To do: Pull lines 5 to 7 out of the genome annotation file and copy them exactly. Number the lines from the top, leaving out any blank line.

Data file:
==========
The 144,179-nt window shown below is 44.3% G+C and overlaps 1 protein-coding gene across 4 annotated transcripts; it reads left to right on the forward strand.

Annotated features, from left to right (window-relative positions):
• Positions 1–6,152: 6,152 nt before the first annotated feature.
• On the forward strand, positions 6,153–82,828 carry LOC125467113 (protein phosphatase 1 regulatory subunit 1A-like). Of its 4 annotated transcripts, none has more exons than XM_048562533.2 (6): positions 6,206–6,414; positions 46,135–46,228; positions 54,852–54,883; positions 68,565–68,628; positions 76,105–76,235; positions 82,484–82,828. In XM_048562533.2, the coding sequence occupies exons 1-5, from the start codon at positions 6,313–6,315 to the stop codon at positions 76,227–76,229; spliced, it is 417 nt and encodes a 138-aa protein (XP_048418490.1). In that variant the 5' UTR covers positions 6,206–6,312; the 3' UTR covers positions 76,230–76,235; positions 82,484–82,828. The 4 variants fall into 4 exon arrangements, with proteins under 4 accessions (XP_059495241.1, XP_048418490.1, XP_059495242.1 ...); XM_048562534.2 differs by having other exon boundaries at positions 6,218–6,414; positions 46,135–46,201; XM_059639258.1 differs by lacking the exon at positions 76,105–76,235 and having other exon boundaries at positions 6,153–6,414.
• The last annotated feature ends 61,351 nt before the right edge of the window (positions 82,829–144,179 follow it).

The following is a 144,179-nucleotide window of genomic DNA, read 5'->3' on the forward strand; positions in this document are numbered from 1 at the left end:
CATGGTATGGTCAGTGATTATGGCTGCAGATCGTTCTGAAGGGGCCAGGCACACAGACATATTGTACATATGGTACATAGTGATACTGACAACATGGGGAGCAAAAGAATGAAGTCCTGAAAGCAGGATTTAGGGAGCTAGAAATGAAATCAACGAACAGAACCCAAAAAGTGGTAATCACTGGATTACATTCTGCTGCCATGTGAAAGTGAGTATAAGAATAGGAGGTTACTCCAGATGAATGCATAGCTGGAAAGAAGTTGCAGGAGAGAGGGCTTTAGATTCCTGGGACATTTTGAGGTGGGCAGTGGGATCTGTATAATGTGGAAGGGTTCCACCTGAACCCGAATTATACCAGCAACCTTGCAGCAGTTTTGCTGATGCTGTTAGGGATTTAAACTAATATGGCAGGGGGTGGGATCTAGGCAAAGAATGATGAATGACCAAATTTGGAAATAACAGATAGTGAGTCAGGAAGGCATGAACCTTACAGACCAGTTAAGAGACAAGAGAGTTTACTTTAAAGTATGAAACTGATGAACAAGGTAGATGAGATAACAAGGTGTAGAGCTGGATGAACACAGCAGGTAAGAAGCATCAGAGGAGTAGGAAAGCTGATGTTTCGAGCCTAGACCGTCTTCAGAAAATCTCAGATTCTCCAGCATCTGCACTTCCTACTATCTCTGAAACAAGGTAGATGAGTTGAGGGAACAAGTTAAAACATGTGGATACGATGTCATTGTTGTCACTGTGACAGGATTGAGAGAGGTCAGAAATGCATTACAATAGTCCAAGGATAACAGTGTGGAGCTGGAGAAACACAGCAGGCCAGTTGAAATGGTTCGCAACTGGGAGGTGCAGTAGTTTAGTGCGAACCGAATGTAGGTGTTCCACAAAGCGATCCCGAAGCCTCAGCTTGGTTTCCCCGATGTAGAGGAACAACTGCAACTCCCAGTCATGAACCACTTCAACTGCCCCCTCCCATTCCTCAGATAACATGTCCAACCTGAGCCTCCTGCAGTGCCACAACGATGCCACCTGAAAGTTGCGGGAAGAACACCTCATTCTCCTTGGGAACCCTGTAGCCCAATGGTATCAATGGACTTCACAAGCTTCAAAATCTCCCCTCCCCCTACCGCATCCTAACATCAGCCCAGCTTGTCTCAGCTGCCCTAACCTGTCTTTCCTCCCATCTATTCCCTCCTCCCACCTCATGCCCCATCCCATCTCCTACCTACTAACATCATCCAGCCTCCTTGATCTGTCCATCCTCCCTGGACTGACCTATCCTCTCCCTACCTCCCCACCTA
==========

• The last annotated feature ends 61,351 nt before the right edge of the window (positions 82,829–144,179 follow it).

The following is a 144,179-nucleotide window of genomic DNA, read 5'->3' on the forward strand; positions in this document are numbered from 1 at the left end:
CATGGTATGGTCAGTGATTATGGCTGCAGATCGTTCTGAAGGGGCCAGGCACACAGACATATTGTACATATGGTACATAGTGATACTGACAACATGGGGAGCAAAAGAATGAAGTCCTGAAAGCAGGATTTAGGGAGCTAGAAATGAAATCAACGAACAGAACCCAAAAAGTGGTAATCACTGGATTACATTCTGCTGCCATGTGAAAGTGAGTATAAGAATAGGAGGTTACTCCAGATGAATGCATAGCTGGAAAGAAGTTGCAGGAGAGAGGGCTTTAGATTCCTGGGACATTTTGAGGTGGGCAGTGGGATCTGTATAATGTGGAAGGGTTCCACCTGAACCCGAATTATACCAGCAACCTTGCAGCAGTTTTGCTGATGCTGTTAGGGATTTAAACTAATATGGCAGGGGGTGGGATCTAGGCAAAGAATGATGAATGACCAAATTTGGAAATAACAGATAGTGAGTCAGGAAGGCATGAACCTTACAGACCAGTTAAGAGACAAGAGAGTTTACTTTAAAGTATGAAACTGATGAACAAGGTAGATGAGATAACAAGGTGTAGAGCTGGATGAACACAGCAGGTAAGAAGCATCAGAGGAGTAGGAAAGCTGATGTTTCGAGCCTAGACCGTCTTCAGAAAATCTCAGATTCTCCAGCATCTGCACTTCCTACTATCTCTGAAACAAGGTAGATGAGTTGAGGGAACAAGTTAAAACATGTGGATACGATGTCATTGTTGTCACTGTGACAGGATTGAGAGAGGTCAGAAATGCATTACAATAGTCCAAGGATAACAGTGTGGAGCTGGAGAAACACAGCAGGCCAGTTGAAATGGTTCGCAACTGGGAGGTGCAGTAGTTTAGTGCGAACCGAATGTAGGTGTTCCACAAAGCGATCCCGAAGCCTCAGCTTGGTTTCCCCGATGTAGAGGAACAACTGCAACTCCCAGTCATGAACCACTTCAACTGCCCCCTCCCATTCCTCAGATAACATGTCCAACCTGAGCCTCCTGCAGTGCCACAACGATGCCACCTGAAAGTTGCGGGAAGAACACCTCATTCTCCTTGGGAACCCTGTAGCCCAATGGTATCAATGGACTTCACAAGCTTCAAAATCTCCCCTCCCCCTACCGCATCCTAACATCAGCCCAGCTTGTCTCAGCTGCCCTAACCTGTCTTTCCTCCCATCTATTCCCTCCTCCCACCTCATGCCCCATCCCATCTCCTACCTACTAACATCATCCAGCCTCCTTGATCTGTCCATCCTCCCTGGACTGACCTATCCTCTCCCTACCTCCCCACCTA